Family reunion celebrates pioneer history at Grant-Kohrs Ranch
They supped on beef and turkey, sipped sweet tea and swapped stories. It was a good old-fashioned western barbecue Thursday evening, on a good old-fashioned ranch.

Conrad Kohrs, the cattle king of Montana during its territorial days, died in 1920, as did his three Bielenberg half-brothers who helped shape this frontier. But their spirits and their stories were omnipresent at the Grant-Kohrs Ranch, in the shadow of Mount Powell.

"We're so rich with family history we're spoiled rotten," said Don Kohrs, a descendant of Con Kohrs's brother Henry, who planned the Kohrs-Bielenberg family reunion that drew 100 people. Many came from Iowa and California, and even more from western Montana.

"It's more of a gathering than a reunion," Kohrs noted. "A lot of people … have never met each other before."  So they sat and did just that.

Conrad Kohrs, born in Germany in 1835, arrived in Montana in 1862, before it was Montana. His Bielenberg half-brothers, also German-born, shared the same mother.

All three Bielenberg boys, followed Conrad to Montana. All but one, whom Kohrs put in charge of the home ranch, married in Montana and had multiple children.

The Grant-Kohrs Ranch is a national historic site, the only working ranch in the National Park Service system.  The park holds an annual Grant-Kohrs Ranch Days.

A family tree stretched the entire length of dairy barn's interior wall. Park Superintendent Laura Rotegard encouraged people to find their names, check them off and make additions and corrections.

"When a family comes back to a place that was theirs, that's now owned by the country, it's a celebration of everything they've been willing to give up so that the rest of the country can benefit from their story," Rotegard said. "That's just something you can never say thank you for often enough."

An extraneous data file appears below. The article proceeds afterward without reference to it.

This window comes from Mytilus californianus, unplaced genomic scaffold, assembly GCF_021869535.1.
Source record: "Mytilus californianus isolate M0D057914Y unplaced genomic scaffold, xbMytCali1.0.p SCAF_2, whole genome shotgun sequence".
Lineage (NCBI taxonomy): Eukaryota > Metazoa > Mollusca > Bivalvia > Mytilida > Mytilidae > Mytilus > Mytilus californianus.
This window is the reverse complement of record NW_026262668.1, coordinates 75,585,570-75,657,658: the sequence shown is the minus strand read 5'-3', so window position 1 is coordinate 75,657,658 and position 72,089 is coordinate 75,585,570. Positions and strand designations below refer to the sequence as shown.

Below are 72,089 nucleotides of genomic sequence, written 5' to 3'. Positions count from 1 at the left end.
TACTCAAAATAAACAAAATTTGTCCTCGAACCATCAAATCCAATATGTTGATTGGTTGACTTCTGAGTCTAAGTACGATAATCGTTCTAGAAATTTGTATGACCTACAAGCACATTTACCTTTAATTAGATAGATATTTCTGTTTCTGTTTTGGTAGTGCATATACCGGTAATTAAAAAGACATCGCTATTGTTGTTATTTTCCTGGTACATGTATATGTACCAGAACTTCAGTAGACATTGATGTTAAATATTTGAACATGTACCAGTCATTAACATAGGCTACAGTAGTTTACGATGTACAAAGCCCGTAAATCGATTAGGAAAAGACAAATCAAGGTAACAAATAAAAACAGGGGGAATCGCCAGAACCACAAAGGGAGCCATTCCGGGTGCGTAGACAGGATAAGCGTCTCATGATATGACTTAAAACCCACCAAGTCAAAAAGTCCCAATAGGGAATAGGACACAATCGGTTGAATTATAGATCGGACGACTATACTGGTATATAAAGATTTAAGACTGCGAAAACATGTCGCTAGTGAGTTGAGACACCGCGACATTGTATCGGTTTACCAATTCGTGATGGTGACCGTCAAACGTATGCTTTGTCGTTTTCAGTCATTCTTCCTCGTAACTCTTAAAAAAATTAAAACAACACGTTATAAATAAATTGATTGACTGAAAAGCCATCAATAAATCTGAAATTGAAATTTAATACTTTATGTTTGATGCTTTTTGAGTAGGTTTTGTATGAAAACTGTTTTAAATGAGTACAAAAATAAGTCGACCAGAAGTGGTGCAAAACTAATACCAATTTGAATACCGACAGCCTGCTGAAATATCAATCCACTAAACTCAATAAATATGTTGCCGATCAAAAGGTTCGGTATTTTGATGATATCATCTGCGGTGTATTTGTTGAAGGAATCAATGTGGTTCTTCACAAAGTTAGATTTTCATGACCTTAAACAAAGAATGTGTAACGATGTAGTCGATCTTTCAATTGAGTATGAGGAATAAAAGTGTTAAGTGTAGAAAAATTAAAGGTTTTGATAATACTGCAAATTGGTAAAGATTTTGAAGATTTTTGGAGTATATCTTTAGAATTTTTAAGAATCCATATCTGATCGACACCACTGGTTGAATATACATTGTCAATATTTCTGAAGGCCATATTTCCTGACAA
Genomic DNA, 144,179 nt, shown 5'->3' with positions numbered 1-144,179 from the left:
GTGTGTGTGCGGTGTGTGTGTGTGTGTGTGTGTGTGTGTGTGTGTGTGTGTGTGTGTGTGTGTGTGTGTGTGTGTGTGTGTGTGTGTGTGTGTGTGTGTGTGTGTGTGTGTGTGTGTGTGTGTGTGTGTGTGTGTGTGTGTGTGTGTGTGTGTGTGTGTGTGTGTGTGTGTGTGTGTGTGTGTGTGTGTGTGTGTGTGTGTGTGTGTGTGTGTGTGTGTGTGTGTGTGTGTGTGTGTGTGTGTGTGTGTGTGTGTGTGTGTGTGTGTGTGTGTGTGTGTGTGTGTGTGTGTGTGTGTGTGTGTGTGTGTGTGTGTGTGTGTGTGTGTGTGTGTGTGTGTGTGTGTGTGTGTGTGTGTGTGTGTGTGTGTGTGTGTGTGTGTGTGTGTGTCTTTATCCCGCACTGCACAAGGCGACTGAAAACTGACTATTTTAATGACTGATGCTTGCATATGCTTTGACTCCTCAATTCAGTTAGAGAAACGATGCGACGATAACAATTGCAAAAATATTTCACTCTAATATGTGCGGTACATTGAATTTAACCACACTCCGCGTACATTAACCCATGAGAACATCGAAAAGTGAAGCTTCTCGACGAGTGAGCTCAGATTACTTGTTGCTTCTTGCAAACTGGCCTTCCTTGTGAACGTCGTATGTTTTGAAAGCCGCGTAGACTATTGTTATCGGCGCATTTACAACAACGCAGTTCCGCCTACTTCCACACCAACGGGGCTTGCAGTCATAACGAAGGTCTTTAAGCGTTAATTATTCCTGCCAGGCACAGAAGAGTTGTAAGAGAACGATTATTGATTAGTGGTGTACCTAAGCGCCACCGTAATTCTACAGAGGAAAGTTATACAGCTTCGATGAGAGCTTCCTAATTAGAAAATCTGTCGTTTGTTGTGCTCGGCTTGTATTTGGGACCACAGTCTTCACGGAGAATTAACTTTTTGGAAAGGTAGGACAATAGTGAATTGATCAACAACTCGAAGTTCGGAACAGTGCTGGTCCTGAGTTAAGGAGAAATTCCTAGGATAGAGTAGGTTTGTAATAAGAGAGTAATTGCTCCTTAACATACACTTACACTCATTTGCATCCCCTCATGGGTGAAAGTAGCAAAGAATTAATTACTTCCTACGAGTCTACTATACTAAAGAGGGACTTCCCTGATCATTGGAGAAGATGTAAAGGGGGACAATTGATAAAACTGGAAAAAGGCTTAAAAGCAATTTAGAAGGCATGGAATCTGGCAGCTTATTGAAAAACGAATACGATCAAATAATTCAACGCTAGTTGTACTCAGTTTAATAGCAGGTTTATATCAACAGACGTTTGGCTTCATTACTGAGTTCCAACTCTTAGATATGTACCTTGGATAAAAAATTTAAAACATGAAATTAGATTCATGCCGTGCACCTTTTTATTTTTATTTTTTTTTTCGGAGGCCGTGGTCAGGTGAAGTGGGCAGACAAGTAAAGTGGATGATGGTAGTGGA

From a story by Kim Briggeman in The Missoulian, Missoula, Montana

It takes a ranch to host Rogers family reunion
Keeping close and staying in touch with everyone can be difficult for families who've outgrown the dining room table, the add-on family room or the spacious back yard.  This was one of the obstacles facing 12 cousins who formed the Rogers family reunion committee planning.

James and “Lizzie” (Redding) Rogers, who married in 1890, were parents of 12 children—six boys and six girls—and have a lineage of 434 descendants both living and deceased. James and Lizzie's 12 children are known collectively as “The Twelve” to the four generations who have followed.

“The Twelve” are all gone now, but their tradition of togetherness is still being fulfilled by their descendants with periodic family reunions, the most recent of which was held in a wooded glen on the Chileno Valley, California, ranch of Leroy Dolcini.

Over time, many family members retained their agrarian heritage, while others branched off into a wide range of careers, and two descendants who've “just disappeared.” They were widely known in the area because all but one of the original 12 families considered Petaluma, California, their town to live, shop, or do business in.

To keep it simple, they planned to barbecue chicken and hot dogs, with everyone obliged to bring a side dish and beverages. On the day of the event the food was bountiful. Three tables were set up just for salads, which included that reliable standby of older generations, green and orange Jello. There were “pots and pots” of home-cooked beans and others brought homemade pies and cakes.

A chart of the extensive Rogers family tree was on display, along with poster boards affixed with numerous family photographs. Everyone wore name tags bearing the number corresponding to which of “The Twelve” they descended from, and greeters helped familiarize newcomers with each other. Of the nearly 300 attendees, the eldest was Dorothy Rogers Hall, 82, and the youngest was McKenzie Mann, just two months old. Unbridled energy abounded, with more than 60 children under the age of 12. At the end of the celebration, the leftover food was thoughtfully wrapped and donated to the Petaluma Kitchen.

 From a story by Harlan Osborne in the Santa Rosa Press Democrat, Santa Rosa, California